Maner Tyson, a country boy from rural North Carolina who could not speak or pray in front of others, remembers himself as the “least likely person to be chosen to be a pastor or to live in a city.”
God, it seems, had a different opinion. Tyson has been the pastor for 33 years of Waterbury Baptist Ministries in Connecticut.
‘Time of my life’
After seminary, Beulah Peoples, the late director of mission ministries and the Woman’s Missionary Union, from 1985 to 1997 for the Baptist Churches of New England —with whom Tyson still affiliates — appointed him to a position with the Western Connecticut Baptist Association. After conducting a study of four cities, Peoples, Tyson, and the associational leaders decided to start an urban ministry in Waterbury, and he was eventually invited to lead that endeavor.
He started in the summer of 1991 by organizing two weeks of Vacation Bible School in a vacant lot. Visiting mission teams from the Carolinas served with him, and the following year Tyson returned to the same lot on Saturdays for a children’s ministry he called “The Son Fun Club.” The small group of children eventually became “the core group” from which Tyson, who was at that time 31, launched Waterbury Baptist.
“God chose me, not because of my strengths, but because of my weaknesses, and my willingness to be used by him,” he said. “God calls us not to be successful but to be obedient,” even when talking with just one person on a street corner. “I’m just riding God’s rollercoaster and having a great time.”
“I’m having the time of my life,” he added. “After 33 years I’m still loving what I do. I have such a great God, who has empowered me to do the ministry that I do. When you’re trying to do what the Lord wants you to do, one of the benefits is joy that comes in your heart — not happiness — but joy. It’s cost me a lot. I’ve had some tough times, but I never lost the joy that God gave me to be his minister.”
He serves the people of a working-class city of 114,000 residents that is midway between Boston and New York, a place once known as the center of the American brass industry.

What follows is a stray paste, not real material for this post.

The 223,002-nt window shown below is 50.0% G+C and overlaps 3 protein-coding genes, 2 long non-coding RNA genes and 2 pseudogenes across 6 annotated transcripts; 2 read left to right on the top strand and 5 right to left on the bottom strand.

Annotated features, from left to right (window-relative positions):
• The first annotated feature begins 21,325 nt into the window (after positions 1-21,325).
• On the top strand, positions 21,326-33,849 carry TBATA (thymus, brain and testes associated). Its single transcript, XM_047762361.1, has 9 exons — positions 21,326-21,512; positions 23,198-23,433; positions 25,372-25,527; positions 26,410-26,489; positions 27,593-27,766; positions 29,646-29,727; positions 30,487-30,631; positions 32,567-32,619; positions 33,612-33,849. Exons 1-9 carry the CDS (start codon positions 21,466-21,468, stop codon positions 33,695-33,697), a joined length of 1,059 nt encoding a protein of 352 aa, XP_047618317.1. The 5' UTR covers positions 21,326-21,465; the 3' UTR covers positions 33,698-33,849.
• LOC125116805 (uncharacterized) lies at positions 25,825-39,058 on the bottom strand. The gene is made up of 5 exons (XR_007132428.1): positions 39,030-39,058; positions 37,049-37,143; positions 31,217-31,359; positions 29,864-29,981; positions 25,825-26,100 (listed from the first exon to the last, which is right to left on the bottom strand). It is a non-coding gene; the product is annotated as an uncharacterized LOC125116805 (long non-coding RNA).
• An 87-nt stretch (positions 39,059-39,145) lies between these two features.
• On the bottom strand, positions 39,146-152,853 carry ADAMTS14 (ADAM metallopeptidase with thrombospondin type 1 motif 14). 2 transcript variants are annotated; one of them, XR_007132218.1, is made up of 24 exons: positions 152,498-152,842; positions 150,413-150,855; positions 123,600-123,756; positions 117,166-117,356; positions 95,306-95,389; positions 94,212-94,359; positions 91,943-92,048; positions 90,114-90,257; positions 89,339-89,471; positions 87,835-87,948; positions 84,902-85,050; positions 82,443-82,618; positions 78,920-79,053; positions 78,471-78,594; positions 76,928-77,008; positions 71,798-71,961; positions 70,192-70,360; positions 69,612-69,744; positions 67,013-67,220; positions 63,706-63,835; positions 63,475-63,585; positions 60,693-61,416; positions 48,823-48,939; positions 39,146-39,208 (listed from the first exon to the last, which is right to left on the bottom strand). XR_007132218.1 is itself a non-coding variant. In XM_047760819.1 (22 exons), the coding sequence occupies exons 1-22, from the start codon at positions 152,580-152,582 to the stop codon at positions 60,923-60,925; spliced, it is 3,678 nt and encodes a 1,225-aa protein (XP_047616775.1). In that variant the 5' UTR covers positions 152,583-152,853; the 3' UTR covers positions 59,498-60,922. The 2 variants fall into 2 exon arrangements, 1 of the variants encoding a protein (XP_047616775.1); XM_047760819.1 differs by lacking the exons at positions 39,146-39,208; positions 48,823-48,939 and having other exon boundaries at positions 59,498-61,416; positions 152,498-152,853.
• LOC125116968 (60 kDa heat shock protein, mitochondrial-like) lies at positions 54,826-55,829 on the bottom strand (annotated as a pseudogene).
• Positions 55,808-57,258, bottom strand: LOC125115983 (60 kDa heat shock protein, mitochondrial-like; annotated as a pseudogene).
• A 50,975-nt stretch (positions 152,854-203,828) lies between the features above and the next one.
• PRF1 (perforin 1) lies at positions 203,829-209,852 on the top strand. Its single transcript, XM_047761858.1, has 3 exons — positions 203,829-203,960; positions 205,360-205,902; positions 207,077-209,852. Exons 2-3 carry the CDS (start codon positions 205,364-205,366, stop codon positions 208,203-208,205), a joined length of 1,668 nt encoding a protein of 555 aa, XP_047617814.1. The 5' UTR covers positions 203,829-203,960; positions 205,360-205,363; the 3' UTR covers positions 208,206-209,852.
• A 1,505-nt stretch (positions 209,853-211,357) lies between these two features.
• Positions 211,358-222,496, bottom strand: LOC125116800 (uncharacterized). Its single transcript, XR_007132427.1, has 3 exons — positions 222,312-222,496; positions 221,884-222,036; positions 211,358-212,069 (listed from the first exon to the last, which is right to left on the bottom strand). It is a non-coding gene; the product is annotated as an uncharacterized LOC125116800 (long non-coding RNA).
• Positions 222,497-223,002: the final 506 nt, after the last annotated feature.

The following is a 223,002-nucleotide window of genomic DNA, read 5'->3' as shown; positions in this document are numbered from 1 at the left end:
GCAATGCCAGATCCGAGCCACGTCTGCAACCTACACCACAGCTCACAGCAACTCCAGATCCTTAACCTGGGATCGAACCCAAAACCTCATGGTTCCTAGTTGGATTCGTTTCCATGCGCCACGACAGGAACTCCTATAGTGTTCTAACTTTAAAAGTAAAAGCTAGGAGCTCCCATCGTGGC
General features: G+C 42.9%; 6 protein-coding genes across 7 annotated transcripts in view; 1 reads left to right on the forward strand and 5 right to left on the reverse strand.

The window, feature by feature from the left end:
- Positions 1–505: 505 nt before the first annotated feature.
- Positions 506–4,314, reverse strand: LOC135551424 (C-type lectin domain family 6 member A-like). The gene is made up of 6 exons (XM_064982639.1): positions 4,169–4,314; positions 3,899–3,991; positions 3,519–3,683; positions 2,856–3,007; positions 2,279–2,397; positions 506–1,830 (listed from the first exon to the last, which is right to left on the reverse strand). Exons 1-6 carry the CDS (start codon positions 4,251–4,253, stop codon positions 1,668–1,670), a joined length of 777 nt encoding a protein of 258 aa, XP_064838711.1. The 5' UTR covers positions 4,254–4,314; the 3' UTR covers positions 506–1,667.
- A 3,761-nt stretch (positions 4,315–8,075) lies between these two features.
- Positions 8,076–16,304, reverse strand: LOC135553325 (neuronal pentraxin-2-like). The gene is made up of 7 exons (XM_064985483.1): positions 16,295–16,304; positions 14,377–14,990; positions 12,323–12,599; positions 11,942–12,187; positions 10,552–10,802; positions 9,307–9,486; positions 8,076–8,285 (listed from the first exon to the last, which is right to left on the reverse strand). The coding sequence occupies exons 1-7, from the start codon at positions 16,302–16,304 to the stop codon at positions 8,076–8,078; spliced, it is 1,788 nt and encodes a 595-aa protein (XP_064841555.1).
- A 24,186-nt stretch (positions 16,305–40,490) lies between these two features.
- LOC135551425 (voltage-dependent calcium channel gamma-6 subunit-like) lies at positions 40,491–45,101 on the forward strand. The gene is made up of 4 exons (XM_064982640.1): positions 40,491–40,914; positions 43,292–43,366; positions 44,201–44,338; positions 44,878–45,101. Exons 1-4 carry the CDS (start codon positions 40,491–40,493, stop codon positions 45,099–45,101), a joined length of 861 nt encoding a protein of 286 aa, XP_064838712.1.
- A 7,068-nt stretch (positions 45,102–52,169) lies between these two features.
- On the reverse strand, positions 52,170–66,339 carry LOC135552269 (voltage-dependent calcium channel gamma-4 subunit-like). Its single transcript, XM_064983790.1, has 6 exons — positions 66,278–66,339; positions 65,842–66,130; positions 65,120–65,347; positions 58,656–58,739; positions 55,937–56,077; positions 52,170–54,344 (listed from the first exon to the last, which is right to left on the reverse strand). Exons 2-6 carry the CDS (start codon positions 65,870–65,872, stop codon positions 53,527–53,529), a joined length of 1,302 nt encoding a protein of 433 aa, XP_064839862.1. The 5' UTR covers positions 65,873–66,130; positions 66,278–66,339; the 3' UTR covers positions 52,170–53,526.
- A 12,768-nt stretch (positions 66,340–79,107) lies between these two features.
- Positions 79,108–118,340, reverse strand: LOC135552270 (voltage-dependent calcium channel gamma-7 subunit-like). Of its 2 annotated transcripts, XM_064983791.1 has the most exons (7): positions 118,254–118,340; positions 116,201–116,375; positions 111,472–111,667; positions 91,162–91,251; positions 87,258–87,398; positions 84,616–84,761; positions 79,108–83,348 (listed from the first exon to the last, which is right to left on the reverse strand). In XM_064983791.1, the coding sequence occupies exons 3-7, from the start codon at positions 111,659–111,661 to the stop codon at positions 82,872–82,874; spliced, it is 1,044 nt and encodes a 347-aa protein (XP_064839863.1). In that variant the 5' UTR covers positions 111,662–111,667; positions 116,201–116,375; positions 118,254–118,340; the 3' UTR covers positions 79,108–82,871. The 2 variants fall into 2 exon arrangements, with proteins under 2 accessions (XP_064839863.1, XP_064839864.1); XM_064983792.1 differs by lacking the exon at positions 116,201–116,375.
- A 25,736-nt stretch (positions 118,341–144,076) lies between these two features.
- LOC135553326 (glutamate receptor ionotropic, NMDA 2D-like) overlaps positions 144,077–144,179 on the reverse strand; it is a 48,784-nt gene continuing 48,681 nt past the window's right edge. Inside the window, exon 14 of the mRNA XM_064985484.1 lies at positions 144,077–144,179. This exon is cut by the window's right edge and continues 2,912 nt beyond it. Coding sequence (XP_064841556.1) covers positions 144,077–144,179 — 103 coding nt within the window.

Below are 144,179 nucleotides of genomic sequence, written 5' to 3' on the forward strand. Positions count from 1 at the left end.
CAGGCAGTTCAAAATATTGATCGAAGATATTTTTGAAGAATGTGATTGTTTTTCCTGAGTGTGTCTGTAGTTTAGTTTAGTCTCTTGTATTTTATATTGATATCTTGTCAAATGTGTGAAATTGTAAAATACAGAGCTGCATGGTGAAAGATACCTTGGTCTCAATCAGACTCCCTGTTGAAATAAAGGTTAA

Tyson started the street ministry and church there “to bring hope to Waterbury and empower others to minister back in their own community.”
Secret to success
When someone meets Tyson on the street, they soon discover that community engagement is the secret to his method of church health and hospitality is central to his style of evangelism.
Juneteenth, the newest national holiday that commemorates June 19, 1865, when enslaved people in Galveston, Texas, learned that the Civil War had ended and that they were truly emancipated, is just the latest example of Waterbury Baptist’s hospitality in action — or, as their sign says, they are: “Sharing Hope That Lasts.” “We thought this day of freedom should be a great outreach to the community, so we celebrated it for the first time this year,” said Tyson.
On June 19 he and church volunteers set up games on the front lawn and a table where children colored patriotic pictures that illustrated freedom.
A deejay from the church played jazz music while others passed out gospel literature about the freedom possible in Christ. Inside, Waterbury Baptist held a community art gallery featuring paintings, quilts, crochet items, and a handmade wicker basket.
A giant Juneteenth flag was displayed since, as the pastor commented, “It was a day to remember the freedom we can have in Christ. It was a great day to celebrate!” They even rolled out their own hot dog cart in front of the rented church facility, a chapel on the lower level of First Congregational Church. They gave away 150 hot dogs which are a regular feature of Waterbury Baptist’s outreach ministries.
On Sunday mornings they gather for worship in the rented space of First Congregational Church at 222 West Main Street.